I see capital controls as a side issue, and don't know enough about the situation to comment. But the key decisions were clear. Try to prop up NGDP growth with an expansionary monetary policy, rather that wasteful fiscal stimulus, and don't rescue the banks. It didn't work perfectly (Iceland had a recession) but it probably cushioned the blow relative to other small countries that were tied to the euro, and hence did not have the flexibility to prop up NGDP. Boosting NGDP can prop up the labor market even during periods when RGDP is falling due to unavoidable shocks.

I said that whereas Matt Yglesias saw four key factors, I saw only three. To be honest, there's really only one key factor. It's the NGDP, stupid. Talking about a major business cycle without mentioning NGDP is like talking about the Cleveland Cavalier's prospects for pulling off the greatest upset in NBA finals history without mentioning their "small" forward.

Comments and Sharing

COMMENTS (14 to date)
Kevin Erdmann writes:

Yes. How many banks would have even had liquidity crises if NGDP had been stabilized?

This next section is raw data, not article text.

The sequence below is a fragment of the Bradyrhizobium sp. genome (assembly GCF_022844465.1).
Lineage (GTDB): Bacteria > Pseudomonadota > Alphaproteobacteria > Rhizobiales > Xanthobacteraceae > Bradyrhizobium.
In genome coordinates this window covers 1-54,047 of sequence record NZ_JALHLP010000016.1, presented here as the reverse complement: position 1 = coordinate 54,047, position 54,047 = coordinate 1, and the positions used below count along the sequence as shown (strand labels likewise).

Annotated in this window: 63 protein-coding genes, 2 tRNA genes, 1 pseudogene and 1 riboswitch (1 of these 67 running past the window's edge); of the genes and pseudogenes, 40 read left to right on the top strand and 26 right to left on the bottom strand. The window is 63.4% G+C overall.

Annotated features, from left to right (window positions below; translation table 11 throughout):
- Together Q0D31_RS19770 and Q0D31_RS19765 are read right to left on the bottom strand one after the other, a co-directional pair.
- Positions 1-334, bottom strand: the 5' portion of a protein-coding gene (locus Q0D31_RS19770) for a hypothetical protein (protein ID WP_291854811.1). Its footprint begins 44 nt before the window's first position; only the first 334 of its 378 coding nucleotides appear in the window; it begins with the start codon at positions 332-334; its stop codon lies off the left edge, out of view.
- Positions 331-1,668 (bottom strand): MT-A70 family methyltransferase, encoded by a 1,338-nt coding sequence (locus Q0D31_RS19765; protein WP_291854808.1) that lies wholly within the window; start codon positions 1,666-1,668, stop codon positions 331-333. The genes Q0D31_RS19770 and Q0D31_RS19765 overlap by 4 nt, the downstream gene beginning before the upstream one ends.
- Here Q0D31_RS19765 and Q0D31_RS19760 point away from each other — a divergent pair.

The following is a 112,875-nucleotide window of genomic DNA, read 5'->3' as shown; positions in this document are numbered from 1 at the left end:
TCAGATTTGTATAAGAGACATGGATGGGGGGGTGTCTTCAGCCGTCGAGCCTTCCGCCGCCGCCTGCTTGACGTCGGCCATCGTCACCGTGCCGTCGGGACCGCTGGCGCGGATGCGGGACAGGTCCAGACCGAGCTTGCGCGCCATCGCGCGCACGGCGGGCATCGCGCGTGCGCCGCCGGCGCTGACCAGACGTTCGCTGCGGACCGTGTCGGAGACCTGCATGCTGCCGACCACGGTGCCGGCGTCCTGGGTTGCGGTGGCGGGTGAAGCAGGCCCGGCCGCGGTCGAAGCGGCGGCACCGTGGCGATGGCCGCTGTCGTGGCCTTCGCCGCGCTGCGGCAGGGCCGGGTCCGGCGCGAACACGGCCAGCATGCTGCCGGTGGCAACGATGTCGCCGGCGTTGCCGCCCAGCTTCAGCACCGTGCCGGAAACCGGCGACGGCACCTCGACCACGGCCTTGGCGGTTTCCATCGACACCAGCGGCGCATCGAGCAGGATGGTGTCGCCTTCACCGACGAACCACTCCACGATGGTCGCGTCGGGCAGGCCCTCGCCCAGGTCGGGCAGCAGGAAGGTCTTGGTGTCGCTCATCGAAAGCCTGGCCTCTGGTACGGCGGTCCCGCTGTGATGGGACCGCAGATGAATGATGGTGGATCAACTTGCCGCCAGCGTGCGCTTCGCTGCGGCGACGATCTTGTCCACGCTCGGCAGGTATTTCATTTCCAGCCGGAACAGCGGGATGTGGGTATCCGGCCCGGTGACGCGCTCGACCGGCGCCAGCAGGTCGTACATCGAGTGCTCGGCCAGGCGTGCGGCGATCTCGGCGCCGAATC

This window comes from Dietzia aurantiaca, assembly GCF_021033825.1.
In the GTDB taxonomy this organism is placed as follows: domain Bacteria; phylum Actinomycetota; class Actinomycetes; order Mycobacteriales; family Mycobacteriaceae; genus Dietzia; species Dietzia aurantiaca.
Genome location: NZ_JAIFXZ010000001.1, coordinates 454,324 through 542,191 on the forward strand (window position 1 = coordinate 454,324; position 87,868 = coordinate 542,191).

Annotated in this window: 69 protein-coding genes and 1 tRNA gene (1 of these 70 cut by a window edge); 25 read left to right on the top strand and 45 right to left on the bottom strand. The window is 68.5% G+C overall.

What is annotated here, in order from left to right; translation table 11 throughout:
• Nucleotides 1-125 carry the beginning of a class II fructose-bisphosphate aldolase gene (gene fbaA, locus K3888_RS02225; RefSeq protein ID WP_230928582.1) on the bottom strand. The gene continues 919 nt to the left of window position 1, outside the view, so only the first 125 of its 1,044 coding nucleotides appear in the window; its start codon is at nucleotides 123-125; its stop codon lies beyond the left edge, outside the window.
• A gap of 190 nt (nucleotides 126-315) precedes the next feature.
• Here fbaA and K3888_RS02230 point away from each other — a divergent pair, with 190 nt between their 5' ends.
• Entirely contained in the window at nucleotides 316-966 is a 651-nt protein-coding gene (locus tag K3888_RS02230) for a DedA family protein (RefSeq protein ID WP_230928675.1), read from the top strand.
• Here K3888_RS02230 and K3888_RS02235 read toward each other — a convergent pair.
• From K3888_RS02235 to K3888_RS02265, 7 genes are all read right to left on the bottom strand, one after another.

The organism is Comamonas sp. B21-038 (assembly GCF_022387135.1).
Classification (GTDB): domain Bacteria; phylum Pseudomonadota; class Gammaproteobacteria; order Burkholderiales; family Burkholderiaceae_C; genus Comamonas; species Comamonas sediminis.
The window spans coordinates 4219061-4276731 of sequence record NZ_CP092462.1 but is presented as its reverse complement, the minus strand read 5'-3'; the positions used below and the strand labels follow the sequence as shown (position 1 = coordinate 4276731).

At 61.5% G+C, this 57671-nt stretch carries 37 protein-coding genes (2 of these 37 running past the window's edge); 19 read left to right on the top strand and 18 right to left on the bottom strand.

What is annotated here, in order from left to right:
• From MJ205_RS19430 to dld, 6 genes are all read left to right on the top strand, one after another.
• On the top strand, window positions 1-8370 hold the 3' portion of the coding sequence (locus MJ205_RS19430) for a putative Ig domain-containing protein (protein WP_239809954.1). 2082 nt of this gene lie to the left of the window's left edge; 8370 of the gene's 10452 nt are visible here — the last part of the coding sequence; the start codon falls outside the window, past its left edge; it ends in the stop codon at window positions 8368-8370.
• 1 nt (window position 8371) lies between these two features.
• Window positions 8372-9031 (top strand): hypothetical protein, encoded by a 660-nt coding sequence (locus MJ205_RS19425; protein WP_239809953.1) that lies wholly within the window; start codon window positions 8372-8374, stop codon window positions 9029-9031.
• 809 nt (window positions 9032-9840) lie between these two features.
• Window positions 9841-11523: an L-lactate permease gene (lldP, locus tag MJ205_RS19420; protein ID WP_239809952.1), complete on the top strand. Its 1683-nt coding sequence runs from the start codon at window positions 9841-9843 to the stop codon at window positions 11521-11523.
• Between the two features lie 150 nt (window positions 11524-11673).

It's a shame that the worst of the monetary policy decisions came right after the Lehman failure, so that Lehman will forever hold an outsized place in the consensus narrative.

Slightly off topic, it's crazy how much ink has been spilled on regulatory responses, and overnight repos, as far as I know, still have the same legal framework. We should make repo buyers get in line with all the other creditors.

E. Harding writes:

"It's the NGDP, stupid. Talking about a major business cycle without mentioning NGDP is like talking about the Cleveland Cavalier's prospects for pulling off the greatest upset in NBA finals history without mentioning their "small" forward."
-Scott, what about severe financial crises such as Indonesia's in 1997-8, when NGDP never moved below trend? You mentioned they exist in a comment of yours in 2011, but you never really discussed them in depth.

marcus nunes writes:

The Iceland story is a "classic" MM story:

Scott Sumner writes:

Kevin, Good points.

E. Harding, There is no question that financial crises can occur without NGDP falling. I don't recall the exact data for Indonesia, but that may have been one of those cases. As I recall they had a fixed exchange rate prior to the crisis, and lots of dollar denominated debt. A poisonous combination.

Iceland would have had a recession even with perfect monetary policy.

Marcus, Yes, and you and I have both done previous posts on this over the years.

Shane L writes:

Ireland's debt to GDP ratio over the same period has almost exactly the same pattern as Iceland:

Chris writes: